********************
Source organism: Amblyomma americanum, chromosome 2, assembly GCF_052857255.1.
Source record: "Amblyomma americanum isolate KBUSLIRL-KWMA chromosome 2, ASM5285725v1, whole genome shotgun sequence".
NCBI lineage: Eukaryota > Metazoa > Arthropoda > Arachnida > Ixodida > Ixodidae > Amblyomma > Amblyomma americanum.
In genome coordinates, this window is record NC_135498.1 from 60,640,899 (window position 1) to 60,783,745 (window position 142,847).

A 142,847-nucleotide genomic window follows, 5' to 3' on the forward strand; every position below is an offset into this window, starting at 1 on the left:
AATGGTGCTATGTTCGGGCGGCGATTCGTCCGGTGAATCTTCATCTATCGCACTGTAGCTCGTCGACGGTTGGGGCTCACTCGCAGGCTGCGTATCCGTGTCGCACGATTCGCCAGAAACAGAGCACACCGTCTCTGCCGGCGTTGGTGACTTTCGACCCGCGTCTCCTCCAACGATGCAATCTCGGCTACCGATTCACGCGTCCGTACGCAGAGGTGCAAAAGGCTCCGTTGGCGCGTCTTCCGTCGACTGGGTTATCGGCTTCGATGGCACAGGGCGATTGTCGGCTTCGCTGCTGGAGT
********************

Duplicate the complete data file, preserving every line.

Source organism: Amblyomma americanum, chromosome 2, assembly GCF_052857255.1.
Source record: "Amblyomma americanum isolate KBUSLIRL-KWMA chromosome 2, ASM5285725v1, whole genome shotgun sequence".
NCBI lineage: Eukaryota > Metazoa > Arthropoda > Arachnida > Ixodida > Ixodidae > Amblyomma > Amblyomma americanum.
In genome coordinates, this window is record NC_135498.1 from 60,640,899 (window position 1) to 60,783,745 (window position 142,847).

A 142,847-nucleotide genomic window follows, 5' to 3' on the forward strand; every position below is an offset into this window, starting at 1 on the left:
AATGGTGCTATGTTCGGGCGGCGATTCGTCCGGTGAATCTTCATCTATCGCACTGTAGCTCGTCGACGGTTGGGGCTCACTCGCAGGCTGCGTATCCGTGTCGCACGATTCGCCAGAAACAGAGCACACCGTCTCTGCCGGCGTTGGTGACTTTCGACCCGCGTCTCCTCCAACGATGCAATCTCGGCTACCGATTCACGCGTCCGTACGCAGAGGTGCAAAAGGCTCCGTTGGCGCGTCTTCCGTCGACTGGGTTATCGGCTTCGATGGCACAGGGCGATTGTCGGCTTCGCTGCTGGAGT